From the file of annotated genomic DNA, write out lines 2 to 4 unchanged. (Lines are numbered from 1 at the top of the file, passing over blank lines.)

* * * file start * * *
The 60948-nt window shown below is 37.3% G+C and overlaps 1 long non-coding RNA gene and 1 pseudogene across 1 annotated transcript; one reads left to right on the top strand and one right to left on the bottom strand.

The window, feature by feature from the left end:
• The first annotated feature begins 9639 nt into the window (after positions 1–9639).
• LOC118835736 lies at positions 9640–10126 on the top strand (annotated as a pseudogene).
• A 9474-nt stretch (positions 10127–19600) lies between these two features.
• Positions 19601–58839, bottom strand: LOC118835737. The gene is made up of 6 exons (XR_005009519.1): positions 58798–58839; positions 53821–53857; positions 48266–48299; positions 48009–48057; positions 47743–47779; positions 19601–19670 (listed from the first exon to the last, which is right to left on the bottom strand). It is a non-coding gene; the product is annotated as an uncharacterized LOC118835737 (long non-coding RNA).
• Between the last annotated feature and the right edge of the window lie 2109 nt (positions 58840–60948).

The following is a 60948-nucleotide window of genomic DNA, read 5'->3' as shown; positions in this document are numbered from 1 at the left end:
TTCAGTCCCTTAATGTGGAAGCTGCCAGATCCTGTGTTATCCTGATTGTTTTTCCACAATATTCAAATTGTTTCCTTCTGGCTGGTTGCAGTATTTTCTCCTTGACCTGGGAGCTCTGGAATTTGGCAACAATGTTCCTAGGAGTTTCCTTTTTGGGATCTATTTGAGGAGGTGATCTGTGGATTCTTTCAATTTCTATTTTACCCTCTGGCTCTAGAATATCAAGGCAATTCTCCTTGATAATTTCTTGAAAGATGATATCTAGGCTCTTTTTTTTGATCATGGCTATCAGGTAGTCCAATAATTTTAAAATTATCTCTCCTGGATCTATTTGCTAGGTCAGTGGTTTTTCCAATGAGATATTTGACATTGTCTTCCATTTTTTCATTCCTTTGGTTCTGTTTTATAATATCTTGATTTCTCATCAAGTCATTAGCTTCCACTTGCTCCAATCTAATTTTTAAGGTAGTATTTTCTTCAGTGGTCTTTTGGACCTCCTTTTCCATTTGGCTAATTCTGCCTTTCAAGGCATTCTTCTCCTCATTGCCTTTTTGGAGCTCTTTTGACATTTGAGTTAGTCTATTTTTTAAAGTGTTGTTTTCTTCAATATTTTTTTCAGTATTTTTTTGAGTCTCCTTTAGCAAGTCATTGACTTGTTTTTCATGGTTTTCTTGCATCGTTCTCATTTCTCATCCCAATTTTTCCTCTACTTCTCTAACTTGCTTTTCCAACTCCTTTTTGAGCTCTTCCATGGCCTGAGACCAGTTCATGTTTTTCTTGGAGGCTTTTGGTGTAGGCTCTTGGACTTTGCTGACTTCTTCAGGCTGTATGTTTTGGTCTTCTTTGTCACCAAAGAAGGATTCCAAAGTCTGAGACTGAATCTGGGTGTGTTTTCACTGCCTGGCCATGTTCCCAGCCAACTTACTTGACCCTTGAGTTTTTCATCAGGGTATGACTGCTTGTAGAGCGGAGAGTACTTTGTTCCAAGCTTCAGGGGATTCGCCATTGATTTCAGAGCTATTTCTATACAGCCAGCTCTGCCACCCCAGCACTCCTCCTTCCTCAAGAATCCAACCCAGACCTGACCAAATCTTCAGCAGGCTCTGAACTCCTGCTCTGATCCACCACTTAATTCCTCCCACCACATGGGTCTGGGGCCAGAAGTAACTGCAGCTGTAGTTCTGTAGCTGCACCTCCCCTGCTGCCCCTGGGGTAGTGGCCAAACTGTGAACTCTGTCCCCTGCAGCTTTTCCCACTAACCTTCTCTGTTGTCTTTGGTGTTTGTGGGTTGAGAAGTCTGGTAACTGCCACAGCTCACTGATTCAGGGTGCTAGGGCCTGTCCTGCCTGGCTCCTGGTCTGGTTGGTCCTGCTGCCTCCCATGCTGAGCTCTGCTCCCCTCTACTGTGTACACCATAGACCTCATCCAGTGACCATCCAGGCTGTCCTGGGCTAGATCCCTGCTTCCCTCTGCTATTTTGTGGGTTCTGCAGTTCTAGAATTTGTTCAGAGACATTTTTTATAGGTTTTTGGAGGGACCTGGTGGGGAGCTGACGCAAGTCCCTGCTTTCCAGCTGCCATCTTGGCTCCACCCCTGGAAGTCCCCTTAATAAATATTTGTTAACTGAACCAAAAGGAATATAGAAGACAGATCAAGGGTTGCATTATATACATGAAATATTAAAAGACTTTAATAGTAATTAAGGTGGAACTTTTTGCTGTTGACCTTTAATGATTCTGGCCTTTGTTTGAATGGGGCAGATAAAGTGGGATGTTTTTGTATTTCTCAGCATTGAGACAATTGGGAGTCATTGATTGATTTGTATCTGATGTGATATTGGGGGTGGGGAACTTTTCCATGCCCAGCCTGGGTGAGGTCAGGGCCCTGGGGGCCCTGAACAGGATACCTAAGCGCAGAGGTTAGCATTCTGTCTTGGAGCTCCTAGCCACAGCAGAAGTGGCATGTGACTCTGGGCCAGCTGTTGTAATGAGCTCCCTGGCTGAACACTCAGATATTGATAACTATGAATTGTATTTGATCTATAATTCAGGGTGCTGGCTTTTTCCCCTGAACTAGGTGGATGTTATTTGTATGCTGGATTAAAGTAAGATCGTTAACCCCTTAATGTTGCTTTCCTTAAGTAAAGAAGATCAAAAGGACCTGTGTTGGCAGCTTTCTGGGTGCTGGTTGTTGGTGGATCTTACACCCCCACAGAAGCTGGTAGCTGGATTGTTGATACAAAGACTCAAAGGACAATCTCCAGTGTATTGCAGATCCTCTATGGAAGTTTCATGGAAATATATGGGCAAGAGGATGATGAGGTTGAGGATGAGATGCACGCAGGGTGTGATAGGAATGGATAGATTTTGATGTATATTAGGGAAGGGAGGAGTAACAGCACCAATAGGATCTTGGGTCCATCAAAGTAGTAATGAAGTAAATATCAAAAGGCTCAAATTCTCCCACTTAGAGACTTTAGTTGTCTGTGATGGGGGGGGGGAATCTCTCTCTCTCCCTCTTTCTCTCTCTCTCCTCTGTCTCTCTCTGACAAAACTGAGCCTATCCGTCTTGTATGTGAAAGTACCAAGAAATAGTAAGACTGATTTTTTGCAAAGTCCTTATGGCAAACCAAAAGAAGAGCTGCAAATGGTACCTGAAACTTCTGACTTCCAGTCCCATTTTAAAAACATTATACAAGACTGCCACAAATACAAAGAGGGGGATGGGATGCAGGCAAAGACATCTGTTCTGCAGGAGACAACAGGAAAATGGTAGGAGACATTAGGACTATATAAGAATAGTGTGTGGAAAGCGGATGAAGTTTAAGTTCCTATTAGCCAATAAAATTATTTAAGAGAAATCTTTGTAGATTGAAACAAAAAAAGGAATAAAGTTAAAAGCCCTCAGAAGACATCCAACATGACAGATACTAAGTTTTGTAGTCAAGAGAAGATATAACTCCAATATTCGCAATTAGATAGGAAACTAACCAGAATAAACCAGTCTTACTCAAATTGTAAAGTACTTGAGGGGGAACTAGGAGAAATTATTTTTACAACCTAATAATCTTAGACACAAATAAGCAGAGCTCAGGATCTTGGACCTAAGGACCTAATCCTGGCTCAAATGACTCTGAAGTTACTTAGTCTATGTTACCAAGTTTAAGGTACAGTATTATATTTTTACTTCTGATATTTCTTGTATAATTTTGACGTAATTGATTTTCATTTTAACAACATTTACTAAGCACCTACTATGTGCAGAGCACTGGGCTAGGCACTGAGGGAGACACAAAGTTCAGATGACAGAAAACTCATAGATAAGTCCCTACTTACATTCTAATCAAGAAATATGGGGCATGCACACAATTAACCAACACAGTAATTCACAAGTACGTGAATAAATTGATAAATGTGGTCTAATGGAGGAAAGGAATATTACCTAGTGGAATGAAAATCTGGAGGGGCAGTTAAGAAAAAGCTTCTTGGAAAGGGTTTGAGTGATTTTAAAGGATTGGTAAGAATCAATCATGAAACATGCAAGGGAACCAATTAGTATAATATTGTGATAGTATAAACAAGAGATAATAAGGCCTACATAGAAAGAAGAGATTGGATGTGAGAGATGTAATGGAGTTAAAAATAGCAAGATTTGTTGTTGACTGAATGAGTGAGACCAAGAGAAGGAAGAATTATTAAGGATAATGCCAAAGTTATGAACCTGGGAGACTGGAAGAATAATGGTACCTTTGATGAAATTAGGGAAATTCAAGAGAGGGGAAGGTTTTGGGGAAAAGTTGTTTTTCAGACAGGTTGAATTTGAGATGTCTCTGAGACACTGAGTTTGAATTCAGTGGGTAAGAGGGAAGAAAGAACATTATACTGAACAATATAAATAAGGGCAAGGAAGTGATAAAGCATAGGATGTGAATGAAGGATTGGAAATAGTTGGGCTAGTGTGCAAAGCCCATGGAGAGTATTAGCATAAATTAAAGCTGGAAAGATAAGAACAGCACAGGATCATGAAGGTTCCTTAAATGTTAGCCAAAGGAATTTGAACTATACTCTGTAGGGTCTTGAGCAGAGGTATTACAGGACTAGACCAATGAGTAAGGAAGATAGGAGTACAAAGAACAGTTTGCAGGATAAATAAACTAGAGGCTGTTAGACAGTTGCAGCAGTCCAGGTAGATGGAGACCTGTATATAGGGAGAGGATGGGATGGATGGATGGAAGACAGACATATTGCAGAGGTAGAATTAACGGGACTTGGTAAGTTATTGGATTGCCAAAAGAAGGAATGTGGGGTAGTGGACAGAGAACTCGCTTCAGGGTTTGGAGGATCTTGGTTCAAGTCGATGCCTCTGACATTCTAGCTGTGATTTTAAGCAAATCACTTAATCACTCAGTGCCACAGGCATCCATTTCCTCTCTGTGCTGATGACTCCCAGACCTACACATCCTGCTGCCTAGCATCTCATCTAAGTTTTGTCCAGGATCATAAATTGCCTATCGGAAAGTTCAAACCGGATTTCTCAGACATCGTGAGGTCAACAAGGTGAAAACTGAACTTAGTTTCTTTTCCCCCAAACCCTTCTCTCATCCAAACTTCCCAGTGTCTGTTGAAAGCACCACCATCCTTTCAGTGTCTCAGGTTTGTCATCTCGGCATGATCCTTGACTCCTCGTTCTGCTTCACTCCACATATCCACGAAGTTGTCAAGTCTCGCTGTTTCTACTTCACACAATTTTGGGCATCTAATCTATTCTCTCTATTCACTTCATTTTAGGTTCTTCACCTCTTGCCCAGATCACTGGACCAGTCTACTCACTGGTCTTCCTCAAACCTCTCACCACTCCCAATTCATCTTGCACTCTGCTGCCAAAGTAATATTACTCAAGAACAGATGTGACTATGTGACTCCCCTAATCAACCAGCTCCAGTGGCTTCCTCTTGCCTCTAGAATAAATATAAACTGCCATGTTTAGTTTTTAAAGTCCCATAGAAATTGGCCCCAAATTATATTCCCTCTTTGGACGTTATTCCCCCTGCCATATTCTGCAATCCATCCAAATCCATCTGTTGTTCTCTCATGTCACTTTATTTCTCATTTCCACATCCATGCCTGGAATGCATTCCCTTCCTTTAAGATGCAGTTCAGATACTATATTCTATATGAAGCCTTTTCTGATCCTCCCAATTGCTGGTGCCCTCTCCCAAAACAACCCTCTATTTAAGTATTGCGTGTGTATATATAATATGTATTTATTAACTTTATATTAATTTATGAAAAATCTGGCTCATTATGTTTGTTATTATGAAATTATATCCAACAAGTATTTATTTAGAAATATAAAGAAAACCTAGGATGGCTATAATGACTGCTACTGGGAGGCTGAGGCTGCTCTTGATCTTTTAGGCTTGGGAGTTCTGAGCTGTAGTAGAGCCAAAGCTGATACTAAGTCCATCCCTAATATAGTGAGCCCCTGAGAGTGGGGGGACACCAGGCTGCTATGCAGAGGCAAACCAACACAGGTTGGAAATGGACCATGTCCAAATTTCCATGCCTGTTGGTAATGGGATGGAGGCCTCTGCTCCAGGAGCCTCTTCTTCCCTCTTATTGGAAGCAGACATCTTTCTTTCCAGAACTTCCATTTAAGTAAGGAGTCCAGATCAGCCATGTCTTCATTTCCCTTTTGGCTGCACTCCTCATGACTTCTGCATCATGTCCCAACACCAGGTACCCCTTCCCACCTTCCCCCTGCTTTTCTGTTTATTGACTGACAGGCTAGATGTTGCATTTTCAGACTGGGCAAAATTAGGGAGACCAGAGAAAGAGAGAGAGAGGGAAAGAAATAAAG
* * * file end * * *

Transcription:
The window, feature by feature from the left end:
• The first annotated feature begins 9639 nt into the window (after positions 1–9639).
• LOC118835736 lies at positions 9640–10126 on the top strand (annotated as a pseudogene).